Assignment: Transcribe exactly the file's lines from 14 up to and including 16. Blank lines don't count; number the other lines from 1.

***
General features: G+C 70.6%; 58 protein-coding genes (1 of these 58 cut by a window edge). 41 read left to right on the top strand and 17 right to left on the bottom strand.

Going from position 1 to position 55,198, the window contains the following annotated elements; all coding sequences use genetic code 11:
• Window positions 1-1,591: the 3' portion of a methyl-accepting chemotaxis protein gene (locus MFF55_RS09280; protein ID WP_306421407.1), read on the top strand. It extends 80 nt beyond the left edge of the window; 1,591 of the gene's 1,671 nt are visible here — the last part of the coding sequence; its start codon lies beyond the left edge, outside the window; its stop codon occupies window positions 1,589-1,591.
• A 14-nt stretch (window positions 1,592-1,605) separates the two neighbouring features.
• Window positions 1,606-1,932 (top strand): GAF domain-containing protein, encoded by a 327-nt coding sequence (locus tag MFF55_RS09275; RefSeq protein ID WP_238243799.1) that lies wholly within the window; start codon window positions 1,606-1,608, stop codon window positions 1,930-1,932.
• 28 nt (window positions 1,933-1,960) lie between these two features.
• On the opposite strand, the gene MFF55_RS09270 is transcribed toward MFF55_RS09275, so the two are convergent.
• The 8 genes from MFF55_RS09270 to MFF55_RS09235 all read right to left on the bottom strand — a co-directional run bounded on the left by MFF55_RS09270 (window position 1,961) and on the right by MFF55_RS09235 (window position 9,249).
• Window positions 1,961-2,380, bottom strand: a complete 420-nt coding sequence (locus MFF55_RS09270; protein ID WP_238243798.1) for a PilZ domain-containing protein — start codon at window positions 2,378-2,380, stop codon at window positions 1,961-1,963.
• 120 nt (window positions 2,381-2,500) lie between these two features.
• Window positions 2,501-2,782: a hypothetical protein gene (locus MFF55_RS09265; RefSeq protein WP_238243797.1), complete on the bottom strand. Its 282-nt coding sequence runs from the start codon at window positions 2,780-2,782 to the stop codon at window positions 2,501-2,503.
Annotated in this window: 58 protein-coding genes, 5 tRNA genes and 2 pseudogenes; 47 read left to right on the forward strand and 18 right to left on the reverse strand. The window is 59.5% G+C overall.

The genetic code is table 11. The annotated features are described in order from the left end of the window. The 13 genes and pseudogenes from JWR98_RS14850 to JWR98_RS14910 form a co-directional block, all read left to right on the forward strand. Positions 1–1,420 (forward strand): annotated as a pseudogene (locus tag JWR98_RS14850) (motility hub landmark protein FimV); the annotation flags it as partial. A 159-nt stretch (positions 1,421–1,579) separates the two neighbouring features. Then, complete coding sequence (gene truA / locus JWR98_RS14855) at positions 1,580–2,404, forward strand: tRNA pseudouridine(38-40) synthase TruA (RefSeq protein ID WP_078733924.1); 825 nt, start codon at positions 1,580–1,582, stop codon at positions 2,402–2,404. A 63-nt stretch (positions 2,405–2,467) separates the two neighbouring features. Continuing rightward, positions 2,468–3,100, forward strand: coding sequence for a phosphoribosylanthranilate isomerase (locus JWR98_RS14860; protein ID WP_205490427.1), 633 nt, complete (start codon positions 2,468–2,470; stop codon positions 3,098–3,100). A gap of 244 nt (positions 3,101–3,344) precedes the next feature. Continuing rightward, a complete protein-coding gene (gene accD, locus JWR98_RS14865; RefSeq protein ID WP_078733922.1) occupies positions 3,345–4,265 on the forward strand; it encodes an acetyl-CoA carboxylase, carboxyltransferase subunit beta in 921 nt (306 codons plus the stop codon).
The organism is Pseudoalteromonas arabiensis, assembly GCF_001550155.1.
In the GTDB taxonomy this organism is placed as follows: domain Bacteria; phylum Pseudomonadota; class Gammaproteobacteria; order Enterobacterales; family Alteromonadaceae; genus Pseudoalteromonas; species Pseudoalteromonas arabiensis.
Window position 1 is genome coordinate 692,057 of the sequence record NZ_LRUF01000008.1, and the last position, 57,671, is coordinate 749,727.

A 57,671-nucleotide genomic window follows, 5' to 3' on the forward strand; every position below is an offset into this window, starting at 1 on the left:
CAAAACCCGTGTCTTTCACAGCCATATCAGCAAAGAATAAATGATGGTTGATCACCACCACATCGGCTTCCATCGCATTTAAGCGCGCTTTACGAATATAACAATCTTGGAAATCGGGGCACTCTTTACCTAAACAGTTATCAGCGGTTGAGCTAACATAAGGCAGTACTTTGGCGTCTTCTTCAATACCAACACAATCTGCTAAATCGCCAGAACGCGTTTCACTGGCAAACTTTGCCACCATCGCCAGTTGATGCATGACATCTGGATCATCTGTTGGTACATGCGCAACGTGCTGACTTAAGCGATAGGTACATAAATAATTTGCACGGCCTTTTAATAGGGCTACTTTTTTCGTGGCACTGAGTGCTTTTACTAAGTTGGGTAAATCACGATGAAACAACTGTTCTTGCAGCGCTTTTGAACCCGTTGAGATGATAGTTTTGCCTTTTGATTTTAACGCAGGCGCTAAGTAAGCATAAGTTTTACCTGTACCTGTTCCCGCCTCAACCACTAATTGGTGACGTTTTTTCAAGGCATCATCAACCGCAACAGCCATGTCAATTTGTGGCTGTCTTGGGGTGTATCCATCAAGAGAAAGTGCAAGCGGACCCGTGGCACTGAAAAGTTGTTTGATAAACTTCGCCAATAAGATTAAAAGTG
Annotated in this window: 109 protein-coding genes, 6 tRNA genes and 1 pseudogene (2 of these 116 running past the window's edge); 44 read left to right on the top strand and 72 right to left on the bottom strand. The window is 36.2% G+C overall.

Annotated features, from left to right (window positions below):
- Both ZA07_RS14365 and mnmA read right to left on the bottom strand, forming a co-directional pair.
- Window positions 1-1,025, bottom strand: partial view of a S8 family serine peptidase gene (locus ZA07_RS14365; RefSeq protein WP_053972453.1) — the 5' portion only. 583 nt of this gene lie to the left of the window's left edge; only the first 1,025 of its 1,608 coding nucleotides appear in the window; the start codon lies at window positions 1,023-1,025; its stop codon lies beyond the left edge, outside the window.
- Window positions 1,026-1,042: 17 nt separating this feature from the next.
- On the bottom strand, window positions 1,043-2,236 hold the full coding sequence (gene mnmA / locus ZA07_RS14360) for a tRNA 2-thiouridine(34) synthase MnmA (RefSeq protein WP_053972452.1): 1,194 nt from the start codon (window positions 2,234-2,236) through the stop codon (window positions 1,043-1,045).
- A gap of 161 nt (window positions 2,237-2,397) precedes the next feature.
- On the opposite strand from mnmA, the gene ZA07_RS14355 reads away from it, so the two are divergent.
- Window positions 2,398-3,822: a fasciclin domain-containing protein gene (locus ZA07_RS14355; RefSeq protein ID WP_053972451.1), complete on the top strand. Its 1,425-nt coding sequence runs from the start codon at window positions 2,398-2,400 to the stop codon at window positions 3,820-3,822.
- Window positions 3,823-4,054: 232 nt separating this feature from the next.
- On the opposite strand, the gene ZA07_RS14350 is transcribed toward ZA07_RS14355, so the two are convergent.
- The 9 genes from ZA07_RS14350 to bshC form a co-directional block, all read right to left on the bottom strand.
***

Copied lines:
The organism is Pseudoalteromonas arabiensis, assembly GCF_001550155.1.
In the GTDB taxonomy this organism is placed as follows: domain Bacteria; phylum Pseudomonadota; class Gammaproteobacteria; order Enterobacterales; family Alteromonadaceae; genus Pseudoalteromonas; species Pseudoalteromonas arabiensis.
Window position 1 is genome coordinate 692,057 of the sequence record NZ_LRUF01000008.1, and the last position, 57,671, is coordinate 749,727.